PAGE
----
A mentality of abundance

Football Hall of Famer, Steve Young, is most known for his 13 seasons with the San Francisco 49ers. He now runs a private equity firm and travels the nation as a motivational speaker and corporate spokesperson. Speaking to a group of 15,000 at the Silicon Slopes Tech Summit in Salt Lake City, Utah, Steve shared an invaluable lesson about having a mentality of abundance.

Young spent his college days at BYU where he was recruited as a promising quarterback only to find himself sitting the bench as the 8th string option. He wanted to quit football but when he called home to his father, he was told, “If you quit, you won’t have a home to come to”. However, with hard work and a little patience, he went on to have a record-setting senior year and was named First Team All-American.

Upon arriving at the 49ers in 1987, Young was expecting to take the starting quarterback role from the legendary, but aging, Joe Montana. Much to his surprise, Joe was in fantastic shape and wasn’t showing signs of slowing down. Steve found himself in a competitive situation that he described as ‘toxic’. During his playing time, Young felt his mistakes were placed under a microscope. He recalls going to the grocery store and overhearing others talking about him saying, “He’s good, but he’s not Joe”. Steve was once again in a dark place where he felt like quitting.

During this difficult time in his career, he flew home to visit his family with the intention of rediscovering his roots. Young first met with his brother, who at the time was in med school along with supporting a wife and three children.  His brother had no sympathy for Young’s woes in the NFL ($$$). He then spoke with his parents who responded with an encouraging “hang in there”. Meeting with his family didn’t seem to help Steve with how he’d been feeling

On his flight back to San Francisco, he sat next to non-other than Stephen R. Covey, author of “7 Habits of Highly Effective People”. Covey recognized Young and struck up a conversation. He listened to Young’s entire story about playing under the great Joe Montana and how he didn’t measure up to the fan’s lofty expectations. Empathizing with Young, Covey said, “Wow, what you are going through sounds difficult, so difficult that it might be more than any one man can bear”. Nodding his head, Young exclaimed, “Yeah! Finally someone who understands me”.

Covey then asked about Young’s environment. “What is the 49ers’ front office like?”, “Tell me about your coach, Bill Walsh”. Young responded with extremely positive comments about the 49ers’ management and coach. “And Steve, isn’t it true that Joe Montana is one of the greatest quarterbacks of all time and if you needed to go to someone with an immense amount of experience to ask for mentorship, wouldn’t he be a good resource?” Young, reluctantly nodding, found himself on the precipice of a paradigm shift.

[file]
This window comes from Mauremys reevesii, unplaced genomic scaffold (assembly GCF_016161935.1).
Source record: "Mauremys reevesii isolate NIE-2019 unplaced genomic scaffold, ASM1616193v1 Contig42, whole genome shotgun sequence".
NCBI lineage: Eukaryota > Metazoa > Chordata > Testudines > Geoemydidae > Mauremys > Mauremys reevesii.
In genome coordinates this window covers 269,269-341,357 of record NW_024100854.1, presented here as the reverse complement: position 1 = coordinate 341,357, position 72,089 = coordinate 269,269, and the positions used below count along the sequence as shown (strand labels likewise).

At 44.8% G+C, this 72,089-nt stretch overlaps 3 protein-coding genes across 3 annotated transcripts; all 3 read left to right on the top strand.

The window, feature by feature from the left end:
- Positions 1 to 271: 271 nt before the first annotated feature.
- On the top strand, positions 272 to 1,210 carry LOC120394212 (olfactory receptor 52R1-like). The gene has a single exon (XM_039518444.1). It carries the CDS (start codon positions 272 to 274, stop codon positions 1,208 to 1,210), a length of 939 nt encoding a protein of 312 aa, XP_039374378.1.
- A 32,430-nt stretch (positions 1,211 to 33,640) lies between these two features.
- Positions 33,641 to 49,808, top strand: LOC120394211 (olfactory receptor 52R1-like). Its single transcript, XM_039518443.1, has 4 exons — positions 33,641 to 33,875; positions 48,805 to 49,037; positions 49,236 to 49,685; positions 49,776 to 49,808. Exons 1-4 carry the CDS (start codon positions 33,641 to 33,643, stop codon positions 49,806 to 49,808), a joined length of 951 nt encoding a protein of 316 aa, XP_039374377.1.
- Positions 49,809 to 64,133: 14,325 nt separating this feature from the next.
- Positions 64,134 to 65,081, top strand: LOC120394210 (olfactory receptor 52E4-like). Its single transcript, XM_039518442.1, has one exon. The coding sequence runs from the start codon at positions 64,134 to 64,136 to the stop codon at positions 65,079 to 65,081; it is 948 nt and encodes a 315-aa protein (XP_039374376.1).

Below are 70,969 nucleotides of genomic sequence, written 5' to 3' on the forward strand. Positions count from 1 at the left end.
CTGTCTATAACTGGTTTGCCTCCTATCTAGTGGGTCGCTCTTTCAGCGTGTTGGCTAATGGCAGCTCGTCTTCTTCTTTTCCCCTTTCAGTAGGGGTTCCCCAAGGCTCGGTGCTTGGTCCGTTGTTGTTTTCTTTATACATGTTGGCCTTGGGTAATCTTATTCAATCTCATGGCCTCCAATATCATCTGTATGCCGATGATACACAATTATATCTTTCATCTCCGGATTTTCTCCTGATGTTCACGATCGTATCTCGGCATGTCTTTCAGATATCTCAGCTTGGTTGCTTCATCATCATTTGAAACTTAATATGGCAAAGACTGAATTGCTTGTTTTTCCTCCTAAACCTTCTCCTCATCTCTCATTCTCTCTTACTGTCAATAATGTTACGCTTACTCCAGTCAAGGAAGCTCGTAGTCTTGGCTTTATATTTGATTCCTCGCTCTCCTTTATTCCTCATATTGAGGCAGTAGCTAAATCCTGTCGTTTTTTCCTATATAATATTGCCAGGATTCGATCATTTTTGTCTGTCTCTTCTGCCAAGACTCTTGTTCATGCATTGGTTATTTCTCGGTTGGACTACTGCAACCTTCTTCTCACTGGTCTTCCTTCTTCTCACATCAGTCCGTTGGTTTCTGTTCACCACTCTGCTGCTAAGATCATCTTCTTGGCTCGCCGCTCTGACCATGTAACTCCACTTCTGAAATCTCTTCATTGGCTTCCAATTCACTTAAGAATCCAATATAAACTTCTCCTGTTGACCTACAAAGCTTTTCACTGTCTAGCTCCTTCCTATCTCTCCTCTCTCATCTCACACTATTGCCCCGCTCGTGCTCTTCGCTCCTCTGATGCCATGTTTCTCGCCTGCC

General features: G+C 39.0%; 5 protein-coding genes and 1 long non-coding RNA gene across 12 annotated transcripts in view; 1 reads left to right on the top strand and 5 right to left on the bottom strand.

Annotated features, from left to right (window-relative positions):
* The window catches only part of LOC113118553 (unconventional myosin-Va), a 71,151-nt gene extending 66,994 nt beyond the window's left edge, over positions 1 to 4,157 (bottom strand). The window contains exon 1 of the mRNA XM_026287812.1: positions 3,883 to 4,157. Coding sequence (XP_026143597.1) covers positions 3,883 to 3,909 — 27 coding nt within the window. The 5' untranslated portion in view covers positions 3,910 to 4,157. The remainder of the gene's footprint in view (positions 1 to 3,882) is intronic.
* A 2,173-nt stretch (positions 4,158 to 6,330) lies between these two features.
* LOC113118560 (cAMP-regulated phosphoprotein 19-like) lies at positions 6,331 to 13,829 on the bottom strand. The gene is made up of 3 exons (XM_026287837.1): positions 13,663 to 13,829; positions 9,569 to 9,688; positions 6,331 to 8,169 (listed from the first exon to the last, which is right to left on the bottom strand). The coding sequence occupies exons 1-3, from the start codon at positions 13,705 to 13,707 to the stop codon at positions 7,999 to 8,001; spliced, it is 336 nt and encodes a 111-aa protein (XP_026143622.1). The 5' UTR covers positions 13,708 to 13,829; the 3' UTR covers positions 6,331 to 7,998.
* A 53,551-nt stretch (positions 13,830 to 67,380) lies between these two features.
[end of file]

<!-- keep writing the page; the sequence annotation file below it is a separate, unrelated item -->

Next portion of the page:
All of his time spent on the 49ers up to this point, Young had felt a toxic tension between himself and Montana. After Young’s eye-opening conversation with Covey, he started to see the world with a mentality of abundance. Just because Joe was succeeding, it didn’t mean that he had to fail. Steve began to feed off of Joe’s success and became that annoying 3-year old that won’t stop asking questions. He learned everything he could from Montana during his last years. Young went on to be the MVP of Super Bowl XXIX and retired with the highest passer rating among NFL quarterbacks at the time.

Credit unions are the brainchild of abundant thinking. People helping people, collaboration, the credit union difference, shared branching, the list goes on. While this speaks for the credit union industry and its mission, does your credit union practice a mentality of abundance internally? Is there toxic tension between staff members of varying rank or authority?

Beyond internal dynamics, there could possibly be toxic tension in vendor relationships. Is your technology partner reluctant to collaborate? Do you find your credit union running into a lot of red tape? Do you often hear, “Sorry, our system doesn’t do that and we aren’t looking to add that feature”?

Whether it’s internal staff or vendor relationships, look for people who have a mentality of abundance. Look for teammates that see their success as your success and vice versa. If you work under a great CEO, learn all you can. Find out what makes them tick and what attributes to their success. You might inherit their job someday. If you are looking for new technology, seek out those who prioritize their client’s growth and profitability. Consider their willingness to adapt to your needs and ask credit unions using their technology what they have done to ensure their success.

A win/lose mentality doesn’t lead to greatness and toxic tension breads bitter relationships. Don’t guard your skills and knowledge as proprietary information. View your coworkers as resources to learn, grow and become better. Employ abundant thinking, it’s the credit union way.  

Hayden Monson

Hayden Monson

Hayden Monson is the Technical Marketing Manager for FLEX. Hayden has been with FLEX since 2013 and has worked in various customer service and marketing roles over that time. As ... Web: https://flexcutech.com Details